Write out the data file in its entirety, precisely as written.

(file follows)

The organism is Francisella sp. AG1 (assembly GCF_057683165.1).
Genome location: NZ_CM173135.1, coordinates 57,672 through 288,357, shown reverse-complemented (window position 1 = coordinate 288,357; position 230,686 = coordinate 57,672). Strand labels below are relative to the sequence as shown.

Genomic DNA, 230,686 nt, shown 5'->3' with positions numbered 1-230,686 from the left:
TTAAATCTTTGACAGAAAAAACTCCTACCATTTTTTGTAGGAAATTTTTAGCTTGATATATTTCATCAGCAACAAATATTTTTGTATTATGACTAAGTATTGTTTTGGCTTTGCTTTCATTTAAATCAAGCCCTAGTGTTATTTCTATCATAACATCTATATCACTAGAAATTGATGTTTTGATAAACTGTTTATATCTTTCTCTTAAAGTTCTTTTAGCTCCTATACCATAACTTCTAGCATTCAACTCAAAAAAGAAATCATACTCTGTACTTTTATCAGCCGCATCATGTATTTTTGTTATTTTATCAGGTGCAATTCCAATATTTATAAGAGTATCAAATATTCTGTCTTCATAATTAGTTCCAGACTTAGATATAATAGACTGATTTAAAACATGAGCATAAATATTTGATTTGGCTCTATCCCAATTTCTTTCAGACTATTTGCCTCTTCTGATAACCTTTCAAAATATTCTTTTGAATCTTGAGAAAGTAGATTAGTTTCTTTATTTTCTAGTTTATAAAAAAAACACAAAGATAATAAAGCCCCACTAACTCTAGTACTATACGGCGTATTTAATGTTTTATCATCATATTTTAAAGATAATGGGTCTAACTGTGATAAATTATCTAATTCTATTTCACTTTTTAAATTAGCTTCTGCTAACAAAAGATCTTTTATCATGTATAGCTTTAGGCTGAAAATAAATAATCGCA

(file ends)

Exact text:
The organism is Francisella sp. AG1 (assembly GCF_057683165.1).
Genome location: NZ_CM173135.1, coordinates 57,672 through 288,357, shown reverse-complemented (window position 1 = coordinate 288,357; position 230,686 = coordinate 57,672). Strand labels below are relative to the sequence as shown.

Genomic DNA, 230,686 nt, shown 5'->3' with positions numbered 1-230,686 from the left:
TTAAATCTTTGACAGAAAAAACTCCTACCATTTTTTGTAGGAAATTTTTAGCTTGATATATTTCATCAGCAACAAATATTTTTGTATTATGACTAAGTATTGTTTTGGCTTTGCTTTCATTTAAATCAAGCCCTAGTGTTATTTCTATCATAACATCTATATCACTAGAAATTGATGTTTTGATAAACTGTTTATATCTTTCTCTTAAAGTTCTTTTAGCTCCTATACCATAACTTCTAGCATTCAACTCAAAAAAGAAATCATACTCTGTACTTTTATCAGCCGCATCATGTATTTTTGTTATTTTATCAGGTGCAATTCCAATATTTATAAGAGTATCAAATATTCTGTCTTCATAATTAGTTCCAGACTTAGATATAATAGACTGATTTAAAACATGAGCATAAATATTTGATTTGGCTCTATCCCAATTTCTTTCAGACTATTTGCCTCTTCTGATAACCTTTCAAAATATTCTTTTGAATCTTGAGAAAGTAGATTAGTTTCTTTATTTTCTAGTTTATAAAAAAAACACAAAGATAATAAAGCCCCACTAACTCTAGTACTATACGGCGTATTTAATGTTTTATCATCATATTTTAAAGATAATGGGTCTAACTGTGATAAATTATCTAATTCTATTTCACTTTTTAAATTAGCTTCTGCTAACAAAAGATCTTTTATCATGTATAGCTTTAGGCTGAAAATAAATAATCGCA